Feast of the Conception of the Virgin Mary
The Feast of the Conception of the Virgin Mary is a liturgical holiday celebrated on December 9 by the Orthodox Church and a number of Eastern Catholic Churches. It is also the name given in the Catholic Tridentine Calendar for 8 December. In the present General Roman Calendar, the feast is called the Solemnity of the Immaculate Conception of the Blessed Virgin Mary. In the Eastern Orthodox Church, the holy day was once called the Feast of Conception of Saint Anne.
The Bible does not mention the birth and infancy of Mary, however, early Christians thought that, like John the Baptist, her birth, too, must have had something of the miraculous. This pious belief is reflected in the Protoevangelium of James, an apocryphal 2nd-century infancy gospel. A strong devotion to Saint Anne (and by extension to Joachim) developed in the East, and a number of churches were dedicated to them.
By the middle of the seventh century, a distinct feast day, the Conception of St. Anne (Maternity of Holy Anna) celebrating the conception of Mary by Saint Anne, was celebrated at the Monastery of Saint Sabas. The feast was subsequently entered in the liturgical calendar of the Byzantine Church. From ancient times this feast was especially venerated by pregnant women in Russia.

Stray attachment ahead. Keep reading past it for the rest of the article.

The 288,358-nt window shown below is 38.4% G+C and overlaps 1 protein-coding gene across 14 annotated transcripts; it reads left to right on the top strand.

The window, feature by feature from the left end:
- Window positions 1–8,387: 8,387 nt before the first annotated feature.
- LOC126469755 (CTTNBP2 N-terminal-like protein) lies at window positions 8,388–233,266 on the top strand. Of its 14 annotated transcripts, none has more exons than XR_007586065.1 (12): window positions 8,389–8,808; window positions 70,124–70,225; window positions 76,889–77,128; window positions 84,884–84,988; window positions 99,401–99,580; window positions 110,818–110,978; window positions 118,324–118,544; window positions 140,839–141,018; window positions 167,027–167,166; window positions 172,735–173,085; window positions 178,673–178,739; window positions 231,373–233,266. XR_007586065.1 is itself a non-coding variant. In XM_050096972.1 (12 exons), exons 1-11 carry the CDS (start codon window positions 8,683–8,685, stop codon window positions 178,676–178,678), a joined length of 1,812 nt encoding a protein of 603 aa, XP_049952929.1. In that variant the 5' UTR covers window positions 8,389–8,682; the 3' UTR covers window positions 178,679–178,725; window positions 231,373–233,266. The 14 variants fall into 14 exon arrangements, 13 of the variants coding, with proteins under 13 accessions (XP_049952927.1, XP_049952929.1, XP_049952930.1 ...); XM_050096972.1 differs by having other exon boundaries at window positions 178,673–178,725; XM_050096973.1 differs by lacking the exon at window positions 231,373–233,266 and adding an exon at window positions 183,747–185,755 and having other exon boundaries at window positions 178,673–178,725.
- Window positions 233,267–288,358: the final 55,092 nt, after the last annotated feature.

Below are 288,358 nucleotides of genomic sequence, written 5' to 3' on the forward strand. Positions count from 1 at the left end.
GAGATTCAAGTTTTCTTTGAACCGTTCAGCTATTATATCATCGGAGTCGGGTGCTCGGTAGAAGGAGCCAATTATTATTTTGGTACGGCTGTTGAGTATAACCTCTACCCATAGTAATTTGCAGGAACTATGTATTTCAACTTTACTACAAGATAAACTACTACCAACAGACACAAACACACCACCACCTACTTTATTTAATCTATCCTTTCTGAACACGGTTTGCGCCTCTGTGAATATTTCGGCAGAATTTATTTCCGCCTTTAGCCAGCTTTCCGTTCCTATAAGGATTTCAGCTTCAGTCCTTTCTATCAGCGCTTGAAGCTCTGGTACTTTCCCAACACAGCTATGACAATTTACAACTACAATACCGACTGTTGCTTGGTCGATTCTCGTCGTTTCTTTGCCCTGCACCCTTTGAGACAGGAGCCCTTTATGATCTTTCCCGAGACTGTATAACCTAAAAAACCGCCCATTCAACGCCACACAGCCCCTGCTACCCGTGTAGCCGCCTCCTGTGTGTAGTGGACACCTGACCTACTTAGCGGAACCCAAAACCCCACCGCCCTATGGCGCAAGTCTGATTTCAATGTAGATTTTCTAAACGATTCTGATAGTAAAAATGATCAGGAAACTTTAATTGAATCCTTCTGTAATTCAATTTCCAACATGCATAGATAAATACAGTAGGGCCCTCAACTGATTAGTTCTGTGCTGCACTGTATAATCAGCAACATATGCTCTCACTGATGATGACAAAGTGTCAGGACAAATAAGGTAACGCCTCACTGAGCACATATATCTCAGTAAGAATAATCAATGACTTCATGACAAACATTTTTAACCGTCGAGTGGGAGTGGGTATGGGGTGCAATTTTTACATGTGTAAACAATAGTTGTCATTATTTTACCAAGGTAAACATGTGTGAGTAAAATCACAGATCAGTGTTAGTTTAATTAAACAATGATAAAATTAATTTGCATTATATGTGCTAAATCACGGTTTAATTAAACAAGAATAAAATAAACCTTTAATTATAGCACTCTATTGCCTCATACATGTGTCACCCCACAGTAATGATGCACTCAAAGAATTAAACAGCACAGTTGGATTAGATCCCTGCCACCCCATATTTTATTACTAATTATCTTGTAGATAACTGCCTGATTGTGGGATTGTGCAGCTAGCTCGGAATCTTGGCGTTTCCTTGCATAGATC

The feast eventually began to be observed in the West. Although the name changed to the Conception of Mary, it still focused on the miracle accorded to her parents. Herbert Thurston says that by the tenth century, the Feast of the Conception of Mary was noted in Irish liturgical calendars and listed for May 3. As it was thought that Mary was due no less honor than John the Baptist, it was believed that, like John, Mary must have been sanctified before birth. The feast was brought to Britain by Irish missionaries, and was celebrated there by the 1030s.
There developed a strong monastic cult of the Virgin Mary in England. The ecclesiastic and scholar Eadmer wrote De Conceptione sanctae Mariae, the first, and for two centuries the most valuable, Western exposition of the doctrine of the Immaculate Conception. The feast of the Conception of Mary had been celebrated at Canterbury since around 1030, and later at Canterbury and Exeter. After the Norman Conquest, with the reorganization of the Church calendar by Lanfranc, Archbishop of Canterbury, it had been suppressed. Eadmer's advocacy of a sinless Mary was probably motivated as much by the restoration of local Anglo-Saxon devotions at Canterbury as with the wider propagation of the doctrine.